AnonymousFebruary 20, 2007 at 12:08 pm
My father is 17 months post GBS, and has made a remarkable recovery in that time. The main residuals he has are some nerve damage in the left side of his face, minimal nerve pain in his hands and feet, and fatigue.
Is there anything he can do for the fatigue?
AnonymousFebruary 26, 2007 at 11:48 pm
I am almost 7 years post GBS. Some days start slower than others, and if I do too much or don’t take a break once and a while I get Very exhausted. Getting Better Slowly is the first step, then continue to pace yourself. Doing too much too fast, even years later, can cause frustrating exhaustion.
AnonymousFebruary 28, 2007 at 10:47 am
Fatigue appears to be [I]the[/I] most common lasting residual. Each person has to find their own level of activity vs rest. Unfortunately that can change from day to day 😮 And most of us find that frustrating. It is difficult to plan to enjoy an activity because by the time it comes around, you may not be able to 🙁
We all wish for a magic pill but alas more rest is the Rx!
AnonymousFebruary 28, 2007 at 10:55 pm
fatigue…ugh. I am 3 years post gbs and for the last couple of weeks i am totally exhuasted. all i want to do is sleep. sometimes i can’t sleep at night but then want to sleep all day and then sometimes i sleep all night and still sleep all day. i am almost craving a whole week in bed where i don’t have to get up for anything. i absolutely hate this feeling. i don’t think i am overdoing it but family and friends say i am. if anything i feel like i’m not doing enough. but fatigue has definitely set in big time.
AnonymousMarch 1, 2007 at 7:48 pm
I’m 2 yrs 2 months post GBS and I too experience tiredness daily. I find the max I can go is 9 hours and then I need a 2hr rest. I tend to be more awake at night and sleep during the day. This is hard for my family. I find I need 9 to 10 hours of sleep before I can function. I hate this lifestyle because I used to be a go go go person. I too find it hard to plan activities because I’m afraid of being too tired. If I make a long trip somewhere I have to rest when I get there before I do anything. I think it is hard for others to understand what we go through. I’m 48 almost 49 and have three teens at home and I dont want to miss out. I still have nerve damage in my feet and they tingle constantly. Im on Neurotin and my doctor said to increase the dosage because Neurotin aids in healing. Is that so anyone? When I work which is sub teaching I’m up at 6:30 am and back to bed by 3:00sh when I get home. I wonder how long I can live like this. How do those who have had these residuals keep going and stay positive.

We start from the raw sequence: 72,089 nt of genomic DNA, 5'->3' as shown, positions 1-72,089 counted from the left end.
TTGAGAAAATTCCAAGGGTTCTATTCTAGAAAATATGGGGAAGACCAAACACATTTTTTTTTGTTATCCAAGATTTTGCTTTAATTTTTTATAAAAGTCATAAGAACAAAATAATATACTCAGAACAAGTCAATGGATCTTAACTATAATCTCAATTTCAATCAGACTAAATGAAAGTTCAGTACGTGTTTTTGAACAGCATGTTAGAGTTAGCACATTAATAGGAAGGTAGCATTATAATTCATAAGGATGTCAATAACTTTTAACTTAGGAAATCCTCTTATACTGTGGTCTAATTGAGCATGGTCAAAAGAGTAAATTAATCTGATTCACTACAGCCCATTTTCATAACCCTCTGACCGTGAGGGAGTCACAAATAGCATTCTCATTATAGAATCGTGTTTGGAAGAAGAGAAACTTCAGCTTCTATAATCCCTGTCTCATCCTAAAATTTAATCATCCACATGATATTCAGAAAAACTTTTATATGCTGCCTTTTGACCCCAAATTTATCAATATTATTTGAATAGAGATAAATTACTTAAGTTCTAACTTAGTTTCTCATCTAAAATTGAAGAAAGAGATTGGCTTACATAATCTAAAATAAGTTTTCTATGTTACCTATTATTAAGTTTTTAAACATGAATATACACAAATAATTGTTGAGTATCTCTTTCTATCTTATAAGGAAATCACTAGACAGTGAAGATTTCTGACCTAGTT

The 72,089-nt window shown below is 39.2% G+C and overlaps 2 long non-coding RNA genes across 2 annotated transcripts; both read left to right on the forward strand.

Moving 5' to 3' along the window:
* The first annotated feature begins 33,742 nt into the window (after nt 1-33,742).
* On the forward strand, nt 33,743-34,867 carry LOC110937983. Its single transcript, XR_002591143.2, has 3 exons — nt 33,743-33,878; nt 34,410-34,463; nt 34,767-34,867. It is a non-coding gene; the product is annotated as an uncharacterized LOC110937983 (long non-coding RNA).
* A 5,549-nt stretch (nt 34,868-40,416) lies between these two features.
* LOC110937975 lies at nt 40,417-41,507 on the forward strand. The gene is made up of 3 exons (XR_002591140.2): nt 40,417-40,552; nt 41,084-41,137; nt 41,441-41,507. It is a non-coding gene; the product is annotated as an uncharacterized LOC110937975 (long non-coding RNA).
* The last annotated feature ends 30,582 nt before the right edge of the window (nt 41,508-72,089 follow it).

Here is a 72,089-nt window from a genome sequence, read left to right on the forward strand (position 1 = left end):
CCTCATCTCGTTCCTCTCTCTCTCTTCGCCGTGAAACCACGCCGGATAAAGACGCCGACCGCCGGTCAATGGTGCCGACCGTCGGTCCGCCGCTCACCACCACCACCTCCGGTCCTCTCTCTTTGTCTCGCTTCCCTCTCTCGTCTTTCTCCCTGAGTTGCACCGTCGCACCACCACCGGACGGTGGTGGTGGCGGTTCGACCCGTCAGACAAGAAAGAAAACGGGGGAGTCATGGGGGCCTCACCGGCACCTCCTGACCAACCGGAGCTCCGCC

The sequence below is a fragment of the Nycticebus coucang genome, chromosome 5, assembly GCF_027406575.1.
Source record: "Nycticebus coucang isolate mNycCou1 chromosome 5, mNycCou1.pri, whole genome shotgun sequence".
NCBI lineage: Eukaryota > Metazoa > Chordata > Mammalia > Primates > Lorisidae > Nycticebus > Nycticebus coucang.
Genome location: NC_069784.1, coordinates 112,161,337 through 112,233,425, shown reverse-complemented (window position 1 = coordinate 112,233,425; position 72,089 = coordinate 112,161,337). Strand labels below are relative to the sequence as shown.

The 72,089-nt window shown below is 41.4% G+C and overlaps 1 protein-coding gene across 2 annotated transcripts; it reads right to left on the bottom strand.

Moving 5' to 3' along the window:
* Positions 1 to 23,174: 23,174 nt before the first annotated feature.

AnonymousMarch 2, 2007 at 12:43 am
You asked how can people with these types of residuals keep going on? Easy, one really has no choice. I am almost 5 years out, having residuals a lot worse than you do, but it is the fatigue that I hate the most. I am always having to explain to my family as well that I am just too tired to do things.
Having siad that, it seems that this type of fatigue comes with most autoimmune illnesses, I don’t really understand why. But it does help to remember all of the illnesses that are a lot worse than this one is. No a whole lot of consolation really, but we have no choice now, do we?
AnonymousMarch 2, 2007 at 9:01 am
It is very hard to live with residuals. I try to build my life around what I have and not what I’ve lost. I take one day at a time-for me fatigue is bad but the residual pain is worse-and if I have a good day with little pain I enjoy the things I can do-the work I can do, the books I can read etc. If the pain is bad I take a percocet and try to enjoy lying around and reading in bed or watching a video. Whatever our limits are there is much to love and enjoy, but as long as we hang on to what we used to be able to do we can only have frustration. I have really learned so much about myself going through this and about compassion for others and I have learned that much of what I thought I had to do was just my ego. It probably sounds corny but every day has its own treasures, even if there are small ones. Jeff